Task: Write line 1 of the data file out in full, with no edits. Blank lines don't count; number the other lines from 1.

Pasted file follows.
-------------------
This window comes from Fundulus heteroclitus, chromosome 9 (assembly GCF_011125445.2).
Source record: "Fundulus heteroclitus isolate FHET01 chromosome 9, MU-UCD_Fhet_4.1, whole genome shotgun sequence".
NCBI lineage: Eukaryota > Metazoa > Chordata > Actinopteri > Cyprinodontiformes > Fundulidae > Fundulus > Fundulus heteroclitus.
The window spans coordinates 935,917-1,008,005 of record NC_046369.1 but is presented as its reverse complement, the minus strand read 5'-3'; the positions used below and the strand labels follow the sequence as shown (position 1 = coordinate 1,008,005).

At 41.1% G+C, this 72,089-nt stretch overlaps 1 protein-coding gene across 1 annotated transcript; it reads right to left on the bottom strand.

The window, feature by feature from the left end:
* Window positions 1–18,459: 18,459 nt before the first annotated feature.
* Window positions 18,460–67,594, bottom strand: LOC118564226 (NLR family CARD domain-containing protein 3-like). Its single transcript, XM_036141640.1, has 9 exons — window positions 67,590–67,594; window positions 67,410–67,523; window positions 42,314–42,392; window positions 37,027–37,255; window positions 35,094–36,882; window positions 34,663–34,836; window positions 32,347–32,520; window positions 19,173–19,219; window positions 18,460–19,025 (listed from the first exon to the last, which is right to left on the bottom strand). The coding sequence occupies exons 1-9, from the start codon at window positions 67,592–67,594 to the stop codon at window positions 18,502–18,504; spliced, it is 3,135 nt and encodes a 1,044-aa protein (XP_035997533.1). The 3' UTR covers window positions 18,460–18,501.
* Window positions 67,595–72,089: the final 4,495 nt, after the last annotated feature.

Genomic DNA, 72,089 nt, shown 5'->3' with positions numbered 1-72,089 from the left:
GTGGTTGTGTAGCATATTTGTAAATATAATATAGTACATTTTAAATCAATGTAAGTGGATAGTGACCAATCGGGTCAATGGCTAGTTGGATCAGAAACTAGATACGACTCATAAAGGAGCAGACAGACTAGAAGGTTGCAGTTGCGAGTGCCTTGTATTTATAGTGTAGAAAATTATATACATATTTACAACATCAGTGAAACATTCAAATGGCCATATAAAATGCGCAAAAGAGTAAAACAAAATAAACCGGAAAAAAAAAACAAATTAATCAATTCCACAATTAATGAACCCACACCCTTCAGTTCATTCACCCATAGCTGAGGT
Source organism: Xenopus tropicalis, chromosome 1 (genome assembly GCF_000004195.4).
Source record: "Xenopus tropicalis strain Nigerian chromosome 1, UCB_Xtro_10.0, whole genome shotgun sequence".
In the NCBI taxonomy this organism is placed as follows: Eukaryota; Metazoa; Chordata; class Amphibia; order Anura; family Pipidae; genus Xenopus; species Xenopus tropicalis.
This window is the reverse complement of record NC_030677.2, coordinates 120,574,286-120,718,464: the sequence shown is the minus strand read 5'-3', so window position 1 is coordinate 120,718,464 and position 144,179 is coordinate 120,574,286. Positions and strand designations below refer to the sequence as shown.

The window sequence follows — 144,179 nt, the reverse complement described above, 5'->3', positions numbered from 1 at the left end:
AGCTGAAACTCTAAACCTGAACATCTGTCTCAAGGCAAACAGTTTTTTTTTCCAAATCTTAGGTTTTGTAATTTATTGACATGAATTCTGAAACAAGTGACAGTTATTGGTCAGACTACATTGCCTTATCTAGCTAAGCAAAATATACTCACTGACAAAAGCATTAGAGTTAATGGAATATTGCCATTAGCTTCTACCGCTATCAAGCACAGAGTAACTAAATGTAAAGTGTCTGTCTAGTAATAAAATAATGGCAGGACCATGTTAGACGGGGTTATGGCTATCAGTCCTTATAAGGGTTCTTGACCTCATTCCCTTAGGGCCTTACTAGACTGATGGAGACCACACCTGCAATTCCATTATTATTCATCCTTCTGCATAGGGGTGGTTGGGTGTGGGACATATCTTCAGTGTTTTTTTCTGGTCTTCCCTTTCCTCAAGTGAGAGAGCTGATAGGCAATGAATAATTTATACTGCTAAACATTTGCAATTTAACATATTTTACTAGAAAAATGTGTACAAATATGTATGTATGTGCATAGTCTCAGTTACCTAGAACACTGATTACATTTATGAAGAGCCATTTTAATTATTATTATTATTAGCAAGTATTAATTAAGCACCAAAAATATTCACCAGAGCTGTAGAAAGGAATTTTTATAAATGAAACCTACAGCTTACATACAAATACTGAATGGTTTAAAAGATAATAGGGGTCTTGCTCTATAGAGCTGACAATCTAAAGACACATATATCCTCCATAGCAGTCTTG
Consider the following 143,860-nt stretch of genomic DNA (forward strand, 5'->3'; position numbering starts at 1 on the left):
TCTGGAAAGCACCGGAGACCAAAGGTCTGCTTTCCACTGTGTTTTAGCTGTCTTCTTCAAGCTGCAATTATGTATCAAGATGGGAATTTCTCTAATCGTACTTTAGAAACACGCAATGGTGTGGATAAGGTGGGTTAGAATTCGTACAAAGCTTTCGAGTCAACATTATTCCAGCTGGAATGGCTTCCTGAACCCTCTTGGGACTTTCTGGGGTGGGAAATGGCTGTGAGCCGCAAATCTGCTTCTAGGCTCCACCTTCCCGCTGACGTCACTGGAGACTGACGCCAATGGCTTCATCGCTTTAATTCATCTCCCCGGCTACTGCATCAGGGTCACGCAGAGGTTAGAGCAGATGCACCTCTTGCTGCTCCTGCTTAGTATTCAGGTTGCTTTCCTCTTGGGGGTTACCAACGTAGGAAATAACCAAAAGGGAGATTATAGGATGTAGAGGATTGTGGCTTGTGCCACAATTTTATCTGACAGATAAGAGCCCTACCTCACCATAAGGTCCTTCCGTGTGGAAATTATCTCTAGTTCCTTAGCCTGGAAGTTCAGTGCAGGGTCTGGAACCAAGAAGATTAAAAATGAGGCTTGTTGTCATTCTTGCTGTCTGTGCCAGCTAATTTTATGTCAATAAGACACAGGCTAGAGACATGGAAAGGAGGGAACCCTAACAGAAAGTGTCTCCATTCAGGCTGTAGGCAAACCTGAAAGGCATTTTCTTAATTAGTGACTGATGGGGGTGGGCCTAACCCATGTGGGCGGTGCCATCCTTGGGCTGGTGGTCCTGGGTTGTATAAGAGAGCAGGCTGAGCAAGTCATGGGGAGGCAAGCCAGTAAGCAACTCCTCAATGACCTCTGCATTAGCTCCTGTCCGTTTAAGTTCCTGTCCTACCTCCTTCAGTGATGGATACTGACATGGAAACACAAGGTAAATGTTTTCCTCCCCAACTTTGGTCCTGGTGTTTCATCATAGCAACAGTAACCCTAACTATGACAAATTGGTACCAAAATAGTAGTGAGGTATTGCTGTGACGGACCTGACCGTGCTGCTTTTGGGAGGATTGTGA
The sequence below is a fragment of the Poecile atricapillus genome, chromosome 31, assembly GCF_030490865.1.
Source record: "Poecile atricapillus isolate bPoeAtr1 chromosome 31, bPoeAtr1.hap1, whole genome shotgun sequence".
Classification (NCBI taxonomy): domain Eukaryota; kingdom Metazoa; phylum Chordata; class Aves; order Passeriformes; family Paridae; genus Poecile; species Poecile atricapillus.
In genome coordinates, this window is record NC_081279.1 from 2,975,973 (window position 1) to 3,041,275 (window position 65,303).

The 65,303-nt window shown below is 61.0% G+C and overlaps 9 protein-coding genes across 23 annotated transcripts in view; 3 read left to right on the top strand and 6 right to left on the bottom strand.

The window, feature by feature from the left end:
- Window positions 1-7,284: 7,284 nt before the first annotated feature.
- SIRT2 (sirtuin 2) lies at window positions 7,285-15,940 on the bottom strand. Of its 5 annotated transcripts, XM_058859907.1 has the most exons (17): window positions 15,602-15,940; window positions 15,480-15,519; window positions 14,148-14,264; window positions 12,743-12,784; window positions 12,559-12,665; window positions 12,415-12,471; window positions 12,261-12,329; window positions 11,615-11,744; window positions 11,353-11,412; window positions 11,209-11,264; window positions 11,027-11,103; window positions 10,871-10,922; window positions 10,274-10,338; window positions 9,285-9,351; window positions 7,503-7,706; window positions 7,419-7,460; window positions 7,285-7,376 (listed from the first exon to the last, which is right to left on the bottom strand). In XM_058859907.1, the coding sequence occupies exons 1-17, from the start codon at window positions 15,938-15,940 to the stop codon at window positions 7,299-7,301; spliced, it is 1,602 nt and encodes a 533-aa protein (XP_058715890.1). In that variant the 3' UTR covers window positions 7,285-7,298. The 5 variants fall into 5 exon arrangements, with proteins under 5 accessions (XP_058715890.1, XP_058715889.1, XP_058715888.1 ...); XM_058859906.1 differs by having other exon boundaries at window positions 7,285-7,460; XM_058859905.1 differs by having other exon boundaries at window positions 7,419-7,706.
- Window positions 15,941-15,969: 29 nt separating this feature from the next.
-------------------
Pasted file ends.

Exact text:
This window comes from Fundulus heteroclitus, chromosome 9 (assembly GCF_011125445.2).